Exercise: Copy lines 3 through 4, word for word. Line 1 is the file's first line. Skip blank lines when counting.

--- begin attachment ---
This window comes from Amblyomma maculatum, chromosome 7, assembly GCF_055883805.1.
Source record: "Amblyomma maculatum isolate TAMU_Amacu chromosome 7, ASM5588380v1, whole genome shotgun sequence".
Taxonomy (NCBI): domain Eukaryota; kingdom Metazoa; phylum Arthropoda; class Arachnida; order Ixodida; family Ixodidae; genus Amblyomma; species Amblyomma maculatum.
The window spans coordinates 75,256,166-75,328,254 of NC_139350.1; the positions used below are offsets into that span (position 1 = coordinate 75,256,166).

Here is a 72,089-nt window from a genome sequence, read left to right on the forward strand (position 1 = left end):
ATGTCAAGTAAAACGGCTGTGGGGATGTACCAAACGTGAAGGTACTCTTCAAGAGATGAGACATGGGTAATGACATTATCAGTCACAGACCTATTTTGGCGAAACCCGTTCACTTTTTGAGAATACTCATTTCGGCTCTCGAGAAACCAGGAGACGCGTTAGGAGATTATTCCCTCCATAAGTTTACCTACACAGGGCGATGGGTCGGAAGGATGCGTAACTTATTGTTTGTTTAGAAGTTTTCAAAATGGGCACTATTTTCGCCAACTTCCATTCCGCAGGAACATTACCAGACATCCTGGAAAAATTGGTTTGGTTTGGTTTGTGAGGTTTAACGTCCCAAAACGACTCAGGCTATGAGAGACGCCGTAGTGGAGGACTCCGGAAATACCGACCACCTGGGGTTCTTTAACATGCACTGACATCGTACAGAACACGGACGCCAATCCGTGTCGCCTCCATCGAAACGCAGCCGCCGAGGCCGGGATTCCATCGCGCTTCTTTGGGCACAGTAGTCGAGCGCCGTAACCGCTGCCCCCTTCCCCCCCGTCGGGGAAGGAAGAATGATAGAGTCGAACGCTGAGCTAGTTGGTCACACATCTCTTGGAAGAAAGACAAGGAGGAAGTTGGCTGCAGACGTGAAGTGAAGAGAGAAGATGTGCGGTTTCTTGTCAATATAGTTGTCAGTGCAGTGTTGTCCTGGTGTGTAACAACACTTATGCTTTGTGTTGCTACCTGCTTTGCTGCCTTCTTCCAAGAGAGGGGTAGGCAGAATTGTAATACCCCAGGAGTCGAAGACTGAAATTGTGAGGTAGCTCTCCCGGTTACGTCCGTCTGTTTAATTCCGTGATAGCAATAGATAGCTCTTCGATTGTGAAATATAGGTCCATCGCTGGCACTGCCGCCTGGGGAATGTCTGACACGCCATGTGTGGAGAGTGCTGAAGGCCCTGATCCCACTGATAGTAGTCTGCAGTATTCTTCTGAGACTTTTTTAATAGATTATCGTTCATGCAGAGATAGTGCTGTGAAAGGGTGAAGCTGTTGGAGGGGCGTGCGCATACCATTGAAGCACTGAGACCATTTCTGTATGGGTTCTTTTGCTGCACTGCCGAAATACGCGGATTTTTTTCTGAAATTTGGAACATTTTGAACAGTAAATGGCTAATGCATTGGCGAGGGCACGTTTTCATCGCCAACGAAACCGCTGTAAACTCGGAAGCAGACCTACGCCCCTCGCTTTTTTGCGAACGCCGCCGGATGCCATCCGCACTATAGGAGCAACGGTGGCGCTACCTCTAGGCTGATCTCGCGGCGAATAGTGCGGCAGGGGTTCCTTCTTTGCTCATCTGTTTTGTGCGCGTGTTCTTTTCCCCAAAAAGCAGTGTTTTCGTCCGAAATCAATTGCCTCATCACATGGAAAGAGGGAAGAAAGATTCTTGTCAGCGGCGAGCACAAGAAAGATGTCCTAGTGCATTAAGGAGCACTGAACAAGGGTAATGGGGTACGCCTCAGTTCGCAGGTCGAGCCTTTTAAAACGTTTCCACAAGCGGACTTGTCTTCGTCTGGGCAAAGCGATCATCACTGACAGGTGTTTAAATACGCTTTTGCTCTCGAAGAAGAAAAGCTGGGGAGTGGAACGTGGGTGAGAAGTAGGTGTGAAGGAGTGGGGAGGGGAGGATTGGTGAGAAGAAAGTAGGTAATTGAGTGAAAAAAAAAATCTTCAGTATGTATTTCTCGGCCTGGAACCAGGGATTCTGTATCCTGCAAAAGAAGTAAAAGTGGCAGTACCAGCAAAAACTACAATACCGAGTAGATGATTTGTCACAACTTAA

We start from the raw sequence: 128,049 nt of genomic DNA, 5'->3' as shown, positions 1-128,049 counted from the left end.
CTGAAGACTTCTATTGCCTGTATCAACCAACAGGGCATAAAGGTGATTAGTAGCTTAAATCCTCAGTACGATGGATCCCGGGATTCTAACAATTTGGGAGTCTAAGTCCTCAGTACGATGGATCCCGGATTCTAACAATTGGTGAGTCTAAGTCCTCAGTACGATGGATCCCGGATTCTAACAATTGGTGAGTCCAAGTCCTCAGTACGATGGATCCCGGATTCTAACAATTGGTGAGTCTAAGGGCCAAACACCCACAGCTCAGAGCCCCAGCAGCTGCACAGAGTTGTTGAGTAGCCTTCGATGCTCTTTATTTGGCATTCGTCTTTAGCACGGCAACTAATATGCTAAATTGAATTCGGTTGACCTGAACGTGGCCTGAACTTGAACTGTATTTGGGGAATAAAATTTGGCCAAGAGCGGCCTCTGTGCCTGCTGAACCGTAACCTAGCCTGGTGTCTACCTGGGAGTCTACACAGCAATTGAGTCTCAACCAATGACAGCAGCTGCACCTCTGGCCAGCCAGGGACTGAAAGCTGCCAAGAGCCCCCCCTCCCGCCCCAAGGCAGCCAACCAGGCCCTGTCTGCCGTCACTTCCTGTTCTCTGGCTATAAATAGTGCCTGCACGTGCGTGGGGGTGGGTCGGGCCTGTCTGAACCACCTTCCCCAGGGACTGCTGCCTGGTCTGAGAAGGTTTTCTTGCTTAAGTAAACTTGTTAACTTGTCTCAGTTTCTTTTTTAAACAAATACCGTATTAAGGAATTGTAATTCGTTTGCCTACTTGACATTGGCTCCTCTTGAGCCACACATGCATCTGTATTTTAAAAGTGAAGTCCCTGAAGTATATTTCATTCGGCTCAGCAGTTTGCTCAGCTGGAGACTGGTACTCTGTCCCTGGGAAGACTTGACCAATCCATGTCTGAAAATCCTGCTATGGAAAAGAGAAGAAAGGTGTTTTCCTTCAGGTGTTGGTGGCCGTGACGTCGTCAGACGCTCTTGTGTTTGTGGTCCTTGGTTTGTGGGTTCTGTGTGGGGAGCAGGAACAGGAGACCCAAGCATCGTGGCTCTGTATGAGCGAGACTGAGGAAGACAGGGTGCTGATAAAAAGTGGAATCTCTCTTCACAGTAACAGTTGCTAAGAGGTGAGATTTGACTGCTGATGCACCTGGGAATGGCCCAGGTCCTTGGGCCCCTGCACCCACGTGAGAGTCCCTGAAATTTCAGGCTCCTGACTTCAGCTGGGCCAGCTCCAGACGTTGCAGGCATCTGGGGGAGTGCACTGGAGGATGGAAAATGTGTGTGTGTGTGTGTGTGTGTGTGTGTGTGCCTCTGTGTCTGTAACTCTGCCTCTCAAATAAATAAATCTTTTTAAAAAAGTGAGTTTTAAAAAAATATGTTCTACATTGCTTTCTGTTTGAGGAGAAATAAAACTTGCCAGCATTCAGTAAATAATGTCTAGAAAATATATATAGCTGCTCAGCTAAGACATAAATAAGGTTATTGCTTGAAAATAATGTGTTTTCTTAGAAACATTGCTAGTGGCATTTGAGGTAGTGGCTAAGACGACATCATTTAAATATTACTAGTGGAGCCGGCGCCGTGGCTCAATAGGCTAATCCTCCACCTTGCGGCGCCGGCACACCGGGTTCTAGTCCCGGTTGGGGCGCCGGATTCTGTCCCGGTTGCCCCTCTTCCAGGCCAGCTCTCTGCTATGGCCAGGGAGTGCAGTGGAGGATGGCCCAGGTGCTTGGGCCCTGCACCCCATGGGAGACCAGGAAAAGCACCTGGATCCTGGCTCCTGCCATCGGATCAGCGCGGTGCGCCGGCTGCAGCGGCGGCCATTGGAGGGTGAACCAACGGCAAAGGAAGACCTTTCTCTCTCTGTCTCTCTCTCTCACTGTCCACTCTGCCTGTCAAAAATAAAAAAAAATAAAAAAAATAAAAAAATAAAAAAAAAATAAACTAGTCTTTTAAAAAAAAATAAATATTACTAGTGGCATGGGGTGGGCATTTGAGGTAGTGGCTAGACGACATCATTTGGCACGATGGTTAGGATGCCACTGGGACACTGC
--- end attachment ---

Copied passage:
Taxonomy (NCBI): domain Eukaryota; kingdom Metazoa; phylum Arthropoda; class Arachnida; order Ixodida; family Ixodidae; genus Amblyomma; species Amblyomma maculatum.
The window spans coordinates 75,256,166-75,328,254 of NC_139350.1; the positions used below are offsets into that span (position 1 = coordinate 75,256,166).